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MPs to hold emergency debate today on escalating sleaze accusations

“Boris Johnson will come under renewed pressure this week from backbench and opposition party MPs over the government’s handling of the Owen Paterson lobbying case and its failed attempt to create an appeals system for MPs accused of wrongdoing. Parliamentarians will hold an emergency three-hour debate on Monday to discuss the “consequences” of last Wednesday’s vote which saw the government attempt to reform parliamentary procedures and overturn the suspension of Paterson. Jacob Rees-Mogg, leader of the House of Commons, announced a U-turn on the vote the following day citing a lack of cross-party support. Paterson, who has denied any wrongdoing, subsequently resigned. However, Johnson’s administration faced further allegations of sleaze over the weekend, amid concerns over the Paterson case, the Conservative party’s use of the House of Lords honours system and renewed scrutiny of funding for the prime minister’s flat refurbishment and holidays.” – FT

  • Moonlighting MPs face ban if committee gets way – The Times
  • MPs could be barred from consultancy roles in sleaze clampdown – The Guardian
  • New sleaze row over Boris Johnson’s Downing Street redecoration – The Times
  • Watchdog stopped ministers breaching neutrality code in top BBC and BFI hires – The Guardian
  • Johnson accused of creating conflict of interest over Ofcom chair – FT
  • Jenkin is under pressure to resign as Commons liaison committee chairman – Daily Mail
  • Calls for police probe into Tory ‘Cash For Honours’ row – Daily Mail
  • Whitehall ‘must end jobs for the boys’ as think-tank urges mandarins to stop giving top roles to their personal favourites – Daily Mail
  • Johnson turned MPs into ‘cannon fodder’ in sleaze row, say angry Tories – Daily Telegraph

Comment:

  • Paterson fiasco has bruised Boris – but the real loser is Labour leader Starmer, who is still more unpopular, Trevor Kavanagh – The Sun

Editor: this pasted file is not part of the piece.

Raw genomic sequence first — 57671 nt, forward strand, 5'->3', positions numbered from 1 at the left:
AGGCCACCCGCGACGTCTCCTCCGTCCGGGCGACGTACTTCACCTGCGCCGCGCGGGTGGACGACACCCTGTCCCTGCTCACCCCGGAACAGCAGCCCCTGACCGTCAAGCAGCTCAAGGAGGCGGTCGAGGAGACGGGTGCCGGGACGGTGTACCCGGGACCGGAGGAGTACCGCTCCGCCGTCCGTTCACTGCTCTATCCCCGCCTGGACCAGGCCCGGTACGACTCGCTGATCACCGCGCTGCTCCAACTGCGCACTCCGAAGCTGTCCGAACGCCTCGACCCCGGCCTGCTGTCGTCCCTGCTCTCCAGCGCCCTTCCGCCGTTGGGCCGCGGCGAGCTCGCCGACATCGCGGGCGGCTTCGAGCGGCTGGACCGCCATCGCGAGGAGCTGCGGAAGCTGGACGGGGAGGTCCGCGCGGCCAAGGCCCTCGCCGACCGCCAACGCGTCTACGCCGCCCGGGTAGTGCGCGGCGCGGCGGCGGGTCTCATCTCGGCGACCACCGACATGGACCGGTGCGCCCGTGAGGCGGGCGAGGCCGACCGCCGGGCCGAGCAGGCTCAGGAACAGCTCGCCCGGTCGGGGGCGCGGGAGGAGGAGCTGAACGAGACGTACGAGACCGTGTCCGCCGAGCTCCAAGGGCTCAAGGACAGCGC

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UK ‘ready to scrap Northern Ireland Protocol’s customs laws’

“Britain is prepared to trigger Article 16 and change laws to ditch customs checks required by the Northern Ireland Protocol before Christmas, The Telegraph has learned. In a move designed to show the EU that the UK is serious about altering the current trade arrangements, ministers are working on legal changes to customs regulations. A decision from the UK on whether to use Article 16 will be taken at the end of November. The move, widely expected both in Brussels and London, would lead to a month of formal talks. But The Telegraph understands that the UK plans to simultaneously lay secondary legislation before Parliament to slash customs checks and have the laws changed before Christmas.” – Daily Telegraph

  • Row with European Union puts £77bn science and research schemes at risk – The Times
  • Eurocrats last night accused Britain of acting like ‘toddlers’ after No 10 drew up plans to withhold £15 billion in funding to the bloc – Daily Mail

Comment:

Cop26: Plans for carbon border tax risk raising cabinet temperature

“Ministers are drawing up plans for a carbon border tax that would affect imports from polluting countries, the environment secretary said yesterday. George Eustice said the proposed tax on imports from countries with poor environmental records would protect green businesses in the UK. He said that the proposals were being examined by the Treasury and Department for Business, Energy and Industrial Strategy. They would take several years to implement and ideally would happen in collaboration with other governments, he said. His comments could cause a cabinet row. Sources at the Treasury and the business department said that their officials were not looking at the tax.” – The Times

  • Nervous PM warms up for a climate deal rescue mission – The Times